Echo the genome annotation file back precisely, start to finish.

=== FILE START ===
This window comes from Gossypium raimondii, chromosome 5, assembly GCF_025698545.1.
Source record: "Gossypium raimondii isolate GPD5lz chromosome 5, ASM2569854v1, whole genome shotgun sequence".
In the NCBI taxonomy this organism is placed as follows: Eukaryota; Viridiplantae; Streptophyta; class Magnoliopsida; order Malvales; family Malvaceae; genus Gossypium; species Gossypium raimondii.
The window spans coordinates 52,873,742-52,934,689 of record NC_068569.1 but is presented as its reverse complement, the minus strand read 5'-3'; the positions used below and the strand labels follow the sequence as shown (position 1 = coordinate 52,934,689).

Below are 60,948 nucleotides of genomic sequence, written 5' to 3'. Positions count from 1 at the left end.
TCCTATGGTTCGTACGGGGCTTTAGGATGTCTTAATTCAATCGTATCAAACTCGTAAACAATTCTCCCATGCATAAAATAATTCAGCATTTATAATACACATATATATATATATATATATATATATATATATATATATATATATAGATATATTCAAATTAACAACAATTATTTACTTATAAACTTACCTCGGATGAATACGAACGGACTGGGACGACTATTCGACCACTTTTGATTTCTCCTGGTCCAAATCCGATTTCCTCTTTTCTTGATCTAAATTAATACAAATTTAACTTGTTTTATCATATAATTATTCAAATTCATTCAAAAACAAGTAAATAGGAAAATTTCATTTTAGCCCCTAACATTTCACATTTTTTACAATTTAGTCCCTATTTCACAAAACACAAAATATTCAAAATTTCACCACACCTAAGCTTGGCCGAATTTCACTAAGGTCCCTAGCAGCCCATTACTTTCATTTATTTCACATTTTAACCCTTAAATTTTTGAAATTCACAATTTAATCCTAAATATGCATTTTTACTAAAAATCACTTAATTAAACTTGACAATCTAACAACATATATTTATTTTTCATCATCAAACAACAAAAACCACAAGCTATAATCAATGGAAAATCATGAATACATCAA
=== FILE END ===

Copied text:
This window comes from Gossypium raimondii, chromosome 5, assembly GCF_025698545.1.
Source record: "Gossypium raimondii isolate GPD5lz chromosome 5, ASM2569854v1, whole genome shotgun sequence".
In the NCBI taxonomy this organism is placed as follows: Eukaryota; Viridiplantae; Streptophyta; class Magnoliopsida; order Malvales; family Malvaceae; genus Gossypium; species Gossypium raimondii.
The window spans coordinates 52,873,742-52,934,689 of record NC_068569.1 but is presented as its reverse complement, the minus strand read 5'-3'; the positions used below and the strand labels follow the sequence as shown (position 1 = coordinate 52,934,689).

Below are 60,948 nucleotides of genomic sequence, written 5' to 3'. Positions count from 1 at the left end.
TCCTATGGTTCGTACGGGGCTTTAGGATGTCTTAATTCAATCGTATCAAACTCGTAAACAATTCTCCCATGCATAAAATAATTCAGCATTTATAATACACATATATATATATATATATATATATATATATATATATATATATATAGATATATTCAAATTAACAACAATTATTTACTTATAAACTTACCTCGGATGAATACGAACGGACTGGGACGACTATTCGACCACTTTTGATTTCTCCTGGTCCAAATCCGATTTCCTCTTTTCTTGATCTAAATTAATACAAATTTAACTTGTTTTATCATATAATTATTCAAATTCATTCAAAAACAAGTAAATAGGAAAATTTCATTTTAGCCCCTAACATTTCACATTTTTTACAATTTAGTCCCTATTTCACAAAACACAAAATATTCAAAATTTCACCACACCTAAGCTTGGCCGAATTTCACTAAGGTCCCTAGCAGCCCATTACTTTCATTTATTTCACATTTTAACCCTTAAATTTTTGAAATTCACAATTTAATCCTAAATATGCATTTTTACTAAAAATCACTTAATTAAACTTGACAATCTAACAACATATATTTATTTTTCATCATCAAACAACAAAAACCACAAGCTATAATCAATGGAAAATCATGAATACATCAA